Frankfurt: German carmaker Volkswagen AG said Wednesday net profit plummeted 74% as the world economic crisis cut into demand for its cars and trucks, especially in the US market.
Sales rose however in emerging markets such as China and Russia and in its home market of Germany, thanks to a government program that pays people to scrap old cars and buy new ones.
The Wolfsburg-based company said net profit for the first quarter of this year fell to €243 million ($313 million) from €929 million in the first quarter a year earlier.
Volkswagen, whose full earnings report is due out later this month, said in a surprise announcement that sales fell 11% to €24 billion from €27 billion in the first quarter of 2008.
Europe’s largest car builder said unit sales declined by about 16% in the first three months and that as a result it had scaled back production by about a quarter.
In the first three months it sold 1.35 million vehicles compared with 1.6 million in the year-ago quarter, but the news wasn’t all bad: Volkswagen said deliveries in Germany, China, Brazil, Russia and Poland were higher in the quarter compared to the first three months of 2008.
However, had it not been for gains generated by the sale of Volkswagen’s Brazilian commercial vehicles business to German truckmaker MAN AG, Volkswagen would have posted a loss for the quarter.
The unit sale to MAN added €600 million to operating profit for the quarter, while Volkswagen reported an operating profit of just €312 million in the first three months of 2009. That compares with an operating profit of €1.3 billion in the first three months of 2008.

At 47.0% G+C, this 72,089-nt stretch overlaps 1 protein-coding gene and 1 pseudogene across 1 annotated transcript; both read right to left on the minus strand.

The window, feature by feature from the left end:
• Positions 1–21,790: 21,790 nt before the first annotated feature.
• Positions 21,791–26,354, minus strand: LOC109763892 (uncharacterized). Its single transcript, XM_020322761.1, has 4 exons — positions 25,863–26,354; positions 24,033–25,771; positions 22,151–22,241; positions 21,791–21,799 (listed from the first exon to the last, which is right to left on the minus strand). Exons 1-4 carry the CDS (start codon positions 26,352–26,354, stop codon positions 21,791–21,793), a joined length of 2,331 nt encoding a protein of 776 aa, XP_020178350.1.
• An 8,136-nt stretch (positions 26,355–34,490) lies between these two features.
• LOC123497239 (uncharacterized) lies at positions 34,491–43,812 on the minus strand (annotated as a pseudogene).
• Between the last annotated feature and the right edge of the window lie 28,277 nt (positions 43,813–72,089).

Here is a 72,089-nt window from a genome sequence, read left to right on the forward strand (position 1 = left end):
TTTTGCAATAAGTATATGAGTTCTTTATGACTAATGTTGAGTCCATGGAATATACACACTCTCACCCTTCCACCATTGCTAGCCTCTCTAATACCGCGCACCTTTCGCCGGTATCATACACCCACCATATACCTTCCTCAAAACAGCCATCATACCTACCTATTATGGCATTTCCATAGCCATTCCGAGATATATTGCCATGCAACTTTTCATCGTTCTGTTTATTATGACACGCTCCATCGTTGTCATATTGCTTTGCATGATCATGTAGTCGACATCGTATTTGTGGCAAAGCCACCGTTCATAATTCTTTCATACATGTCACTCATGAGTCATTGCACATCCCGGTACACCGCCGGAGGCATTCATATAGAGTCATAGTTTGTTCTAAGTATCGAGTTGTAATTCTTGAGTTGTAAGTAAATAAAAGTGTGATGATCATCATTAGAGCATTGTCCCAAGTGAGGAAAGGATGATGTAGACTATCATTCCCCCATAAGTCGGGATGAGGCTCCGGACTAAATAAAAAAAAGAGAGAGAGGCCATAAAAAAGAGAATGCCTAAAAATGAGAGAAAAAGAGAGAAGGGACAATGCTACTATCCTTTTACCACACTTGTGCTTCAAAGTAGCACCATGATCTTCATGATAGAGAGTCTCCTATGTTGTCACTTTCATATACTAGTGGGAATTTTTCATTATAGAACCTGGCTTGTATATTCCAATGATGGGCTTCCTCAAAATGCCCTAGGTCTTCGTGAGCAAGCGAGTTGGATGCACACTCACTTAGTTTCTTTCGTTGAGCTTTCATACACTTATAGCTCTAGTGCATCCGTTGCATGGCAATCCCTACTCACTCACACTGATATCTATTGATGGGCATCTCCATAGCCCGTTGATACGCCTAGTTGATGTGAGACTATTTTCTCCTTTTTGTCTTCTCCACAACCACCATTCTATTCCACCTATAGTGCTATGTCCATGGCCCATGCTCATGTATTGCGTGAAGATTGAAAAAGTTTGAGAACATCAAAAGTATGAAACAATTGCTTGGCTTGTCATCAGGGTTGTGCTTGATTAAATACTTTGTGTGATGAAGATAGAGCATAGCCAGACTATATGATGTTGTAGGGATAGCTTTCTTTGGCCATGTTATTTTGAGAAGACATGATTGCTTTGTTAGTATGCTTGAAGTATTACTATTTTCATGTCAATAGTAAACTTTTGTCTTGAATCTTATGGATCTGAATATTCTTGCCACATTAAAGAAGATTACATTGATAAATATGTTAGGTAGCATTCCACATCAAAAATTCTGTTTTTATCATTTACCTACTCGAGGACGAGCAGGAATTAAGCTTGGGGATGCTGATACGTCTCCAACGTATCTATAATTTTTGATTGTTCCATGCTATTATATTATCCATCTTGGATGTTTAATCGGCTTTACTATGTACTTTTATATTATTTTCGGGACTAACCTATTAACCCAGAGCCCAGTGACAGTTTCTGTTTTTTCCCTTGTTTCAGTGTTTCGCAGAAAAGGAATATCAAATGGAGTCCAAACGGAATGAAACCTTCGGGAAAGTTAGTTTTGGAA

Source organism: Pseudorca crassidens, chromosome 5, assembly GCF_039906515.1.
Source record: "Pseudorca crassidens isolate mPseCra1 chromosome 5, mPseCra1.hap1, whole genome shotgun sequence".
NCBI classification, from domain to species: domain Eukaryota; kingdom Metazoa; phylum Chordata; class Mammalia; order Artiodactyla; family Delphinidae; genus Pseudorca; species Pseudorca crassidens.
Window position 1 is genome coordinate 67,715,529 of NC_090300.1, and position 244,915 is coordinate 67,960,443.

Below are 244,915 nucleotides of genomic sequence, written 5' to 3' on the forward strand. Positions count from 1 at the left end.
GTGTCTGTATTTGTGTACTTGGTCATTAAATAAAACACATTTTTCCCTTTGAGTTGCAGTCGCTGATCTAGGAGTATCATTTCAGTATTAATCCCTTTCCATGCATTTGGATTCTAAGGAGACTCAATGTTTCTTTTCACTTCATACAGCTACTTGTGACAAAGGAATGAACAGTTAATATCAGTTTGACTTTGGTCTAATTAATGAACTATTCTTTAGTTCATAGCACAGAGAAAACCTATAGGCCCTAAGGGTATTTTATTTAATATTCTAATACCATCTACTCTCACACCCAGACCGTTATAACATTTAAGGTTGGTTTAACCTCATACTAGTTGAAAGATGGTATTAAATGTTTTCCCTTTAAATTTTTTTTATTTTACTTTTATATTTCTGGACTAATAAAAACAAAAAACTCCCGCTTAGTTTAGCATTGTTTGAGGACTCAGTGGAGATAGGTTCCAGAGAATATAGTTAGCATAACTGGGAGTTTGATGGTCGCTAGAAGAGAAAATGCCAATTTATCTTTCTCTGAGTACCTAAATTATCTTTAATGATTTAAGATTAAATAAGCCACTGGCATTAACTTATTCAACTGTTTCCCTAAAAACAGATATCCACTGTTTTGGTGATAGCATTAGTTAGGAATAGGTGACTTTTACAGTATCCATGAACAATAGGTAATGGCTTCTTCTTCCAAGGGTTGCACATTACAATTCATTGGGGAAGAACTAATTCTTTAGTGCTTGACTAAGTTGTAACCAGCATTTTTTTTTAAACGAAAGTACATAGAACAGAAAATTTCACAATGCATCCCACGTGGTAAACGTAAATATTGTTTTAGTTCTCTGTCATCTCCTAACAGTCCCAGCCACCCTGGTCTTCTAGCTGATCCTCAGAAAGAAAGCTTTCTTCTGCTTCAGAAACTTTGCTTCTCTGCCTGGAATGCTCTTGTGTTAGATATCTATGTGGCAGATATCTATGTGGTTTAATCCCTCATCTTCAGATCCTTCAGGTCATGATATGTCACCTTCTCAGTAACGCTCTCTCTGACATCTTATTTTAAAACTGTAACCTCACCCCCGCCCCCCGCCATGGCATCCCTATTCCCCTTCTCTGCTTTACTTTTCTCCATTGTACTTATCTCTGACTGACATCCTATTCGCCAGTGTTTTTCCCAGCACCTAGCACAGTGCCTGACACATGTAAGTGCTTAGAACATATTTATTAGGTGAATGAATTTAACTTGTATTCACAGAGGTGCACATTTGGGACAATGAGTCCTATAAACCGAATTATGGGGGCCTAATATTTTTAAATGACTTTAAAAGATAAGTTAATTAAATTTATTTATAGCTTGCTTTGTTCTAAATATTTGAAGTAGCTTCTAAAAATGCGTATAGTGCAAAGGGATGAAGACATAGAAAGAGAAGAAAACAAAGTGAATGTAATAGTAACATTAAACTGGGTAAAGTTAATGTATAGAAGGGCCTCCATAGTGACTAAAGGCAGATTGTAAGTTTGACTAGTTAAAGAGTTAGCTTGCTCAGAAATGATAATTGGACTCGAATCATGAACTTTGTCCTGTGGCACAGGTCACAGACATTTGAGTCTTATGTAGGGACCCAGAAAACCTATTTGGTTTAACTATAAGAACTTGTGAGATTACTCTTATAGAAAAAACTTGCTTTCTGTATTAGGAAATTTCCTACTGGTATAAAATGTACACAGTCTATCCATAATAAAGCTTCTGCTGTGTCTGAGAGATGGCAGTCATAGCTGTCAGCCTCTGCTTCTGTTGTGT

Volkswagen, whose brands include Skoda, Seat, Bentley and Bugatti, said it was unable to give a detailed outlook due to the volatility of markets, but said it hoped to profit from a number of new model releases during 2009. VW said it assumes it “will be unable to escape the downward trend,” confirming it expects lower sales and earnings in 2009. It said it hoped to counter the negative trend with disciplined cost and investment management and the continuous optimization of its business.
“The Volkswagen group is not immune to the dramatic deterioration in the global business environment,” Chief Executive Martin Winterkorn said in a statement.
“The strengths of our multibrand group prove themselves especially in difficult times: we have increased our global market share thanks to our young and environmentally friendly model range, and are in a sound financial position. Our goal for fiscal year 2009 remains to outperform the market as a whole and to gain additional market share,” Winterkorn said.
Volkswagen said earlier this month its sales drop was most acute in the U.S. where it sold 58,300 cars, down 19.3% from the 72,200 sold in the first quarter of 2008.
In Germany, the company was helped in the first three months by a government car scrapping program, which pays consumers €2,500 if they get rid of their old car for a more environmentally friendly one, which pushed domestic VW sales up sharply. The car scrapping plan has been extended to the end of the year.
Shares of Volkswagen were trading down about 1% at €235 in Frankfurt afternoon trading.